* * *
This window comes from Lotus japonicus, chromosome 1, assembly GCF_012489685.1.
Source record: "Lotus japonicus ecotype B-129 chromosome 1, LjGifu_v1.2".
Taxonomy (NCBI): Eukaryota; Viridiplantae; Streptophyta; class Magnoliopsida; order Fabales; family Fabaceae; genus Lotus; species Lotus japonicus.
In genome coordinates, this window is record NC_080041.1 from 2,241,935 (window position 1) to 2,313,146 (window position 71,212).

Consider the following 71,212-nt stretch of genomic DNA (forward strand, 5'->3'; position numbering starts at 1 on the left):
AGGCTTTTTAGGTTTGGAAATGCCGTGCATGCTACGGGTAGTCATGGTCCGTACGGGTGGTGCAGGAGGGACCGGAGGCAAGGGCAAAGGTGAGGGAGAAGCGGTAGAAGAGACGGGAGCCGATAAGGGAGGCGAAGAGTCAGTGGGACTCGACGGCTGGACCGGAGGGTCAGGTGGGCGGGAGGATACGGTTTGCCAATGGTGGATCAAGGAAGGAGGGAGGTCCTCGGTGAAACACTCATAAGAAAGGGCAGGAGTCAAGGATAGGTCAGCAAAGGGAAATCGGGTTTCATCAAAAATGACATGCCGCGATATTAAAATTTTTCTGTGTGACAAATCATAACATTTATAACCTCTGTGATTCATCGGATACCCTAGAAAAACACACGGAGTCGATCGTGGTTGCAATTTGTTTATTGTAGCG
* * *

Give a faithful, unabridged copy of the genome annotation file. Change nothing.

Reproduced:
This window comes from Lotus japonicus, chromosome 1, assembly GCF_012489685.1.
Source record: "Lotus japonicus ecotype B-129 chromosome 1, LjGifu_v1.2".
Taxonomy (NCBI): Eukaryota; Viridiplantae; Streptophyta; class Magnoliopsida; order Fabales; family Fabaceae; genus Lotus; species Lotus japonicus.
In genome coordinates, this window is record NC_080041.1 from 2,241,935 (window position 1) to 2,313,146 (window position 71,212).

Consider the following 71,212-nt stretch of genomic DNA (forward strand, 5'->3'; position numbering starts at 1 on the left):
AGGCTTTTTAGGTTTGGAAATGCCGTGCATGCTACGGGTAGTCATGGTCCGTACGGGTGGTGCAGGAGGGACCGGAGGCAAGGGCAAAGGTGAGGGAGAAGCGGTAGAAGAGACGGGAGCCGATAAGGGAGGCGAAGAGTCAGTGGGACTCGACGGCTGGACCGGAGGGTCAGGTGGGCGGGAGGATACGGTTTGCCAATGGTGGATCAAGGAAGGAGGGAGGTCCTCGGTGAAACACTCATAAGAAAGGGCAGGAGTCAAGGATAGGTCAGCAAAGGGAAATCGGGTTTCATCAAAAATGACATGCCGCGATATTAAAATTTTTCTGTGTGACAAATCATAACATTTATAACCTCTGTGATTCATCGGATACCCTAGAAAAACACACGGAGTCGATCGTGGTTGCAATTTGTTTATTGTAGCG